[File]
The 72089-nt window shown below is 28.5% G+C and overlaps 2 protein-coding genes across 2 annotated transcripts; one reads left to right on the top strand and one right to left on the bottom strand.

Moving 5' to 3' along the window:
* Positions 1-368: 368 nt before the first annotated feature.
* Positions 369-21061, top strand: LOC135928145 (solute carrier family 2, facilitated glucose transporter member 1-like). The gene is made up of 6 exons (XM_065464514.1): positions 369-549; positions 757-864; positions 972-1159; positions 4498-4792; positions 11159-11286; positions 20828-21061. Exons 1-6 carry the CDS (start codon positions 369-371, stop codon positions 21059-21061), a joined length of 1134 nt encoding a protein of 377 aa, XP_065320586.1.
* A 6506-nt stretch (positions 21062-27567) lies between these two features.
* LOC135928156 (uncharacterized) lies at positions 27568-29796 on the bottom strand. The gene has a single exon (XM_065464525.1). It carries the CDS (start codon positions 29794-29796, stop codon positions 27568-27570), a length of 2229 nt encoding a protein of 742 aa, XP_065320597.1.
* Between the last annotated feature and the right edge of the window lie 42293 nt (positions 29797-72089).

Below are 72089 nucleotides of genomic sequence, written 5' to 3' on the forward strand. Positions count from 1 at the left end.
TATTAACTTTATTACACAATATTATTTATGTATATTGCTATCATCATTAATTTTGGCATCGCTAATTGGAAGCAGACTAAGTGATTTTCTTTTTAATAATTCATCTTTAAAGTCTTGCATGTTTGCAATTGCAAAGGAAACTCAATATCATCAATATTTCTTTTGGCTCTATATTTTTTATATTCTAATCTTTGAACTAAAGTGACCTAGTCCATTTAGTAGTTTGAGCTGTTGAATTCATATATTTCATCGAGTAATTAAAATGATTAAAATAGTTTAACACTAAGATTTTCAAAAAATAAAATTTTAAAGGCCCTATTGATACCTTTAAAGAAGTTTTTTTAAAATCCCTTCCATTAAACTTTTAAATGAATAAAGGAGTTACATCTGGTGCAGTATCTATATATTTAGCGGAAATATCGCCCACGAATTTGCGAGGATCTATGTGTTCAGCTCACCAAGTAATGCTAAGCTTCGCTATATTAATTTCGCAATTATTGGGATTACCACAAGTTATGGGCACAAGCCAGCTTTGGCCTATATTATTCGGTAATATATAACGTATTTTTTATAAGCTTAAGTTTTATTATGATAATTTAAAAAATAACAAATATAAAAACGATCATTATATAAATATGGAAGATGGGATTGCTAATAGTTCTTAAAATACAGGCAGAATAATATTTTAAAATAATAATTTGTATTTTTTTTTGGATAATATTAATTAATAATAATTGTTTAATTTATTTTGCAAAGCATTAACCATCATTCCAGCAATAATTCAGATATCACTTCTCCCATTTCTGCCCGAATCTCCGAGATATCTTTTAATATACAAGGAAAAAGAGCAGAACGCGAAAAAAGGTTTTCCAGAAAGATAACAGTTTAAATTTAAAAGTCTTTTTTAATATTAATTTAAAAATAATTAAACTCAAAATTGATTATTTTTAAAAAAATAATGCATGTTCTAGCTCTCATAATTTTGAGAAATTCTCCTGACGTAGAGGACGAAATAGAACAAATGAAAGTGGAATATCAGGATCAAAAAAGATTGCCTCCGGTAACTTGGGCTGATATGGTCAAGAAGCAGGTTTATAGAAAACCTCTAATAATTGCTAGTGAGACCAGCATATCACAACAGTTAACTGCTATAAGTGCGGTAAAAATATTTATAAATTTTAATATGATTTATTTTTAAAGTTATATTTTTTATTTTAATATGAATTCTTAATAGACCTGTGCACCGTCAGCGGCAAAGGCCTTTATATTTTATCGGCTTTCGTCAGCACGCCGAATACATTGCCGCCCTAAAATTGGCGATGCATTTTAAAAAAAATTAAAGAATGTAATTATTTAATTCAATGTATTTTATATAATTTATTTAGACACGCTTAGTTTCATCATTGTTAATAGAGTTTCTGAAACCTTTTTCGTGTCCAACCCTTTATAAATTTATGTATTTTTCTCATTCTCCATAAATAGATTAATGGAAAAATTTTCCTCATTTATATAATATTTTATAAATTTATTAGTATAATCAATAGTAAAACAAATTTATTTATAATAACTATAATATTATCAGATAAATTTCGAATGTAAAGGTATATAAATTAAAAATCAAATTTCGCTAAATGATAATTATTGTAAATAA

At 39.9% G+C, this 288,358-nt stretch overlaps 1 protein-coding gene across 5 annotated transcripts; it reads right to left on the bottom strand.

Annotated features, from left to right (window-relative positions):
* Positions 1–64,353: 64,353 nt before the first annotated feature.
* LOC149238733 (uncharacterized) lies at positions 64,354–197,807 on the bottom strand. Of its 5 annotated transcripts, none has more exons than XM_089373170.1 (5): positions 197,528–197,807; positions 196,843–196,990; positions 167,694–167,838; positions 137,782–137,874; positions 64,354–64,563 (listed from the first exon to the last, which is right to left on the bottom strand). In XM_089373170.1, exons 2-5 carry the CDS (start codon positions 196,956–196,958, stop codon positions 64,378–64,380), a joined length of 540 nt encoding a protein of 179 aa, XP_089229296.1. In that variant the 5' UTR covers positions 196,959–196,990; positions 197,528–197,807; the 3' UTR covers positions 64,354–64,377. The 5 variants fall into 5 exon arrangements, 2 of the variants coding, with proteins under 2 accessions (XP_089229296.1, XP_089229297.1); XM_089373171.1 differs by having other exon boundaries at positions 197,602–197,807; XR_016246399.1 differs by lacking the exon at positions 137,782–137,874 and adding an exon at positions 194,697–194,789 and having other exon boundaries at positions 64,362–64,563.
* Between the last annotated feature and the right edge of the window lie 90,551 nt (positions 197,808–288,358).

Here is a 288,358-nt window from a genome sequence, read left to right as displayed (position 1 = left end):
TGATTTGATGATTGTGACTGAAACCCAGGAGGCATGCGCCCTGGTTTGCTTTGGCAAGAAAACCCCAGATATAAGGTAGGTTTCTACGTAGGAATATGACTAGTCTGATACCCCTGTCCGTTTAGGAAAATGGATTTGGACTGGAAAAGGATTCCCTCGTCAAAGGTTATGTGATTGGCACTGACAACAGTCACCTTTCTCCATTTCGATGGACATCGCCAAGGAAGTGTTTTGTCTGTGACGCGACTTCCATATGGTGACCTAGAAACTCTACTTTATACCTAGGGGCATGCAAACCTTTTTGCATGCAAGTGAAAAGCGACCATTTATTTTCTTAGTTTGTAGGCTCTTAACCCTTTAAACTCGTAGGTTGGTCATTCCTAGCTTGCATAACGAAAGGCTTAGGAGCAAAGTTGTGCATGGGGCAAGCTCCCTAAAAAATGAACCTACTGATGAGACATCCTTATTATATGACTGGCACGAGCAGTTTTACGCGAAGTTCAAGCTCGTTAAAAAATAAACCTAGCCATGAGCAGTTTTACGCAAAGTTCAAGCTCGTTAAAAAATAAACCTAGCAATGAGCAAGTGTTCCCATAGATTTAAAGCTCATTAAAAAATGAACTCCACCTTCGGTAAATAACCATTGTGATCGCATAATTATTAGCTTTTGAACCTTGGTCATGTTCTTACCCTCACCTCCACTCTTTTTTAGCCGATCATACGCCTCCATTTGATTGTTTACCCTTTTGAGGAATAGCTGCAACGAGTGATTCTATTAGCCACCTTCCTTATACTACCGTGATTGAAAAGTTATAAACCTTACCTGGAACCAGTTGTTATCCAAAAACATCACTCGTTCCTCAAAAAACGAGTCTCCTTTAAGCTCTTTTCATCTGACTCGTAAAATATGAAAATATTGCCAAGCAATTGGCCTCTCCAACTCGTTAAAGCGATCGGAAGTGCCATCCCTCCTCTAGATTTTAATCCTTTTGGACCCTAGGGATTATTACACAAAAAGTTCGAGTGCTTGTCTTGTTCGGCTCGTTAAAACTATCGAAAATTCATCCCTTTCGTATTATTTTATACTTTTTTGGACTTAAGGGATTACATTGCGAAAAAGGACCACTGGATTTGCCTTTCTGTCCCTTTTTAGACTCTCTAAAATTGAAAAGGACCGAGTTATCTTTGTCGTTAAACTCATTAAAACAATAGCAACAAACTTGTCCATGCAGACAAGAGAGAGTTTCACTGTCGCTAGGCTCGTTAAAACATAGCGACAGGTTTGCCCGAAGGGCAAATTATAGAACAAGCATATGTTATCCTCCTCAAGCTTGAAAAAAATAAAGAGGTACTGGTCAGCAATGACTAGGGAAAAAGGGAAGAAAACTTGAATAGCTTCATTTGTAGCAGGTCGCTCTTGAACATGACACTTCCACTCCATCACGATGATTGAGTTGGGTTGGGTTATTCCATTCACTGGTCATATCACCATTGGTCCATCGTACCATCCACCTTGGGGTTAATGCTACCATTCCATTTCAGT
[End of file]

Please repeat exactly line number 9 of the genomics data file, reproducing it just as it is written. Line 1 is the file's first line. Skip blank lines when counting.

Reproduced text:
TATTAACTTTATTACACAATATTATTTATGTATATTGCTATCATCATTAATTTTGGCATCGCTAATTGGAAGCAGACTAAGTGATTTTCTTTTTAATAATTCATCTTTAAAGTCTTGCATGTTTGCAATTGCAAAGGAAACTCAATATCATCAATATTTCTTTTGGCTCTATATTTTTTATATTCTAATCTTTGAACTAAAGTGACCTAGTCCATTTAGTAGTTTGAGCTGTTGAATTCATATATTTCATCGAGTAATTAAAATGATTAAAATAGTTTAACACTAAGATTTTCAAAAAATAAAATTTTAAAGGCCCTATTGATACCTTTAAAGAAGTTTTTTTAAAATCCCTTCCATTAAACTTTTAAATGAATAAAGGAGTTACATCTGGTGCAGTATCTATATATTTAGCGGAAATATCGCCCACGAATTTGCGAGGATCTATGTGTTCAGCTCACCAAGTAATGCTAAGCTTCGCTATATTAATTTCGCAATTATTGGGATTACCACAAGTTATGGGCACAAGCCAGCTTTGGCCTATATTATTCGGTAATATATAACGTATTTTTTATAAGCTTAAGTTTTATTATGATAATTTAAAAAATAACAAATATAAAAACGATCATTATATAAATATGGAAGATGGGATTGCTAATAGTTCTTAAAATACAGGCAGAATAATATTTTAAAATAATAATTTGTATTTTTTTTTGGATAATATTAATTAATAATAATTGTTTAATTTATTTTGCAAAGCATTAACCATCATTCCAGCAATAATTCAGATATCACTTCTCCCATTTCTGCCCGAATCTCCGAGATATCTTTTAATATACAAGGAAAAAGAGCAGAACGCGAAAAAAGGTTTTCCAGAAAGATAACAGTTTAAATTTAAAAGTCTTTTTTAATATTAATTTAAAAATAATTAAACTCAAAATTGATTATTTTTAAAAAAATAATGCATGTTCTAGCTCTCATAATTTTGAGAAATTCTCCTGACGTAGAGGACGAAATAGAACAAATGAAAGTGGAATATCAGGATCAAAAAAGATTGCCTCCGGTAACTTGGGCTGATATGGTCAAGAAGCAGGTTTATAGAAAACCTCTAATAATTGCTAGTGAGACCAGCATATCACAACAGTTAACTGCTATAAGTGCGGTAAAAATATTTATAAATTTTAATATGATTTATTTTTAAAGTTATATTTTTTATTTTAATATGAATTCTTAATAGACCTGTGCACCGTCAGCGGCAAAGGCCTTTATATTTTATCGGCTTTCGTCAGCACGCCGAATACATTGCCGCCCTAAAATTGGCGATGCATTTTAAAAAAAATTAAAGAATGTAATTATTTAATTCAATGTATTTTATATAATTTATTTAGACACGCTTAGTTTCATCATTGTTAATAGAGTTTCTGAAACCTTTTTCGTGTCCAACCCTTTATAAATTTATGTATTTTTCTCATTCTCCATAAATAGATTAATGGAAAAATTTTCCTCATTTATATAATATTTTATAAATTTATTAGTATAATCAATAGTAAAACAAATTTATTTATAATAACTATAATATTATCAGATAAATTTCGAATGTAAAGGTATATAAATTAAAAATCAAATTTCGCTAAATGATAATTATTGTAAATAA